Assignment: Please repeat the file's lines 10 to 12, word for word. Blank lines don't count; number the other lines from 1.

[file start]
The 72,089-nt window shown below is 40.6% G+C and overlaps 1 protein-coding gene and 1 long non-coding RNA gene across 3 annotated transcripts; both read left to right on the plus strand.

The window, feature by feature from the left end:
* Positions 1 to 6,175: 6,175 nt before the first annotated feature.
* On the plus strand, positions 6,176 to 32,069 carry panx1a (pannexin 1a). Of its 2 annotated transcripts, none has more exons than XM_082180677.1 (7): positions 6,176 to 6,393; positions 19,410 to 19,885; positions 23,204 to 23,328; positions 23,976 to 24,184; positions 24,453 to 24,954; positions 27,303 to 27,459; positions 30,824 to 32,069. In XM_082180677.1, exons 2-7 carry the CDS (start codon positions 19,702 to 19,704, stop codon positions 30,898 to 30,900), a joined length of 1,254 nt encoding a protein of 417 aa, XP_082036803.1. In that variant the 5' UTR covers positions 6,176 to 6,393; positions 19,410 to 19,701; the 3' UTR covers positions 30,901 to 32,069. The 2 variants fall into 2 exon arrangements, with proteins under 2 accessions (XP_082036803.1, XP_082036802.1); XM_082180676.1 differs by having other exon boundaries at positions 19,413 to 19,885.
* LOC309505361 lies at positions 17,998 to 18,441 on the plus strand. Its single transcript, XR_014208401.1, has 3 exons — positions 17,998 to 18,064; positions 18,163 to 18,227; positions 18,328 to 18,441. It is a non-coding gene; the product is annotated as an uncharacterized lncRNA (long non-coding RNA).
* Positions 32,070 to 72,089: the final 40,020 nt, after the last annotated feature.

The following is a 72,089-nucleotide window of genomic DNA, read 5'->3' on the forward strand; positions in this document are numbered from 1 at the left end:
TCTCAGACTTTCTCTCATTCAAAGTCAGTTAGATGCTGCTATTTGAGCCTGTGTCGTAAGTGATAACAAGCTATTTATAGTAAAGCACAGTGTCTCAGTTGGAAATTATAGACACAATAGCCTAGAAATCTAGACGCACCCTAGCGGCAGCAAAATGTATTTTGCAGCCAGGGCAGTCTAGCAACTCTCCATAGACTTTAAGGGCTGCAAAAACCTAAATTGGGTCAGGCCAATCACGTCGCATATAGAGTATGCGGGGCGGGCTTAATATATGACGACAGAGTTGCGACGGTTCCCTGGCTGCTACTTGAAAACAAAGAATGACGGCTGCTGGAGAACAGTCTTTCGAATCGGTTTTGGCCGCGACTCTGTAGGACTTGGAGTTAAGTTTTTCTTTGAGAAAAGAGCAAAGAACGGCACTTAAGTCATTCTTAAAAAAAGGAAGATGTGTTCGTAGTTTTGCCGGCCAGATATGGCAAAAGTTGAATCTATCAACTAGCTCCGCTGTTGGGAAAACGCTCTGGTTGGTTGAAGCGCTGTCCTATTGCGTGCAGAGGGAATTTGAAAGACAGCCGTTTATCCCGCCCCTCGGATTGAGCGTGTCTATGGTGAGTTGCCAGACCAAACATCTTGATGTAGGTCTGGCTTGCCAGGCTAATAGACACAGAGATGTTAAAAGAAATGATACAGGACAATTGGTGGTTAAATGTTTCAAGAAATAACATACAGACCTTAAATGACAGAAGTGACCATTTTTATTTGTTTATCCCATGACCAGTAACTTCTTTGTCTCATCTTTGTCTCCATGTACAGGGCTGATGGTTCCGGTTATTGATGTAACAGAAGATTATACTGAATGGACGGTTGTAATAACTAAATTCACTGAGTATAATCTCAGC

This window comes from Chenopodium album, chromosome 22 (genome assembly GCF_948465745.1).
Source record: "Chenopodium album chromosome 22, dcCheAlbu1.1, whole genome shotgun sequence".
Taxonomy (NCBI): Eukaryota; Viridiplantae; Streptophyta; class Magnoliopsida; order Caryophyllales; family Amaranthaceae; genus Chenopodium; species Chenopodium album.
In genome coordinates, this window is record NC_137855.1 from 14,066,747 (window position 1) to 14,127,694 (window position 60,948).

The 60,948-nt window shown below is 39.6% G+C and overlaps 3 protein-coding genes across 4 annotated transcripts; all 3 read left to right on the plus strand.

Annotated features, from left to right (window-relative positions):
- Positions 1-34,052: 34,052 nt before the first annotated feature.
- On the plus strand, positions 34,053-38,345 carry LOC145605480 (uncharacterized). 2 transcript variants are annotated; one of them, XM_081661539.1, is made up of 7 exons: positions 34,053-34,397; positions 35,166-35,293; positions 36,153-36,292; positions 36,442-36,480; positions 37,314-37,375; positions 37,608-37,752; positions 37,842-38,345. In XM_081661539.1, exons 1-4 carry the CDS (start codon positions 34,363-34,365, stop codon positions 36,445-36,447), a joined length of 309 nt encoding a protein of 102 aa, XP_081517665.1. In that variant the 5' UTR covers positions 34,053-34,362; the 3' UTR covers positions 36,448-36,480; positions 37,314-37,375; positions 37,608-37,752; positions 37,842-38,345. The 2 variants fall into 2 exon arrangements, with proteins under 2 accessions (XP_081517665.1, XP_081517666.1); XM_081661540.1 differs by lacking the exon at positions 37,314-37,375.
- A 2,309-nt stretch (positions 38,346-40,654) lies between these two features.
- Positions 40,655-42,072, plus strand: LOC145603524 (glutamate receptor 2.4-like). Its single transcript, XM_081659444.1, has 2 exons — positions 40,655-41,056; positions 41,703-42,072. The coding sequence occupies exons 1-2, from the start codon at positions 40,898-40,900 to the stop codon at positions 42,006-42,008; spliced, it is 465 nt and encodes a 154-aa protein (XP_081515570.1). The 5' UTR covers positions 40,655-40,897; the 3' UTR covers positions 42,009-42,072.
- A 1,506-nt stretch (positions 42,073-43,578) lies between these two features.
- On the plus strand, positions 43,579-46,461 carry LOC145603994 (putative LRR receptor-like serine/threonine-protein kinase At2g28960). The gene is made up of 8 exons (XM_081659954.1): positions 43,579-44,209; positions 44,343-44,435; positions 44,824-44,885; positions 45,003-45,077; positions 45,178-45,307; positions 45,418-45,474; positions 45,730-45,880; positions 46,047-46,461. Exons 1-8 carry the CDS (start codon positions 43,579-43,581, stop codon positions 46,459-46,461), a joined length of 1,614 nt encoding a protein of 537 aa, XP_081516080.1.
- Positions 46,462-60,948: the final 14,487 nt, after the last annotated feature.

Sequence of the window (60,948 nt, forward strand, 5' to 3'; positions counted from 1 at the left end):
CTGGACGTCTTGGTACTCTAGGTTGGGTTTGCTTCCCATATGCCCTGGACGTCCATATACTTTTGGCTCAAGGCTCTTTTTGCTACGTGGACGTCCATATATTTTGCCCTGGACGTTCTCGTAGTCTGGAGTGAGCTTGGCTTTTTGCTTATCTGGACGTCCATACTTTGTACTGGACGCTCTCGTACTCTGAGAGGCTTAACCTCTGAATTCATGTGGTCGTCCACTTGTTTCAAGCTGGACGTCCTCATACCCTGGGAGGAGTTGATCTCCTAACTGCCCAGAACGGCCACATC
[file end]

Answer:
Source record: "Chenopodium album chromosome 22, dcCheAlbu1.1, whole genome shotgun sequence".
Taxonomy (NCBI): Eukaryota; Viridiplantae; Streptophyta; class Magnoliopsida; order Caryophyllales; family Amaranthaceae; genus Chenopodium; species Chenopodium album.
In genome coordinates, this window is record NC_137855.1 from 14,066,747 (window position 1) to 14,127,694 (window position 60,948).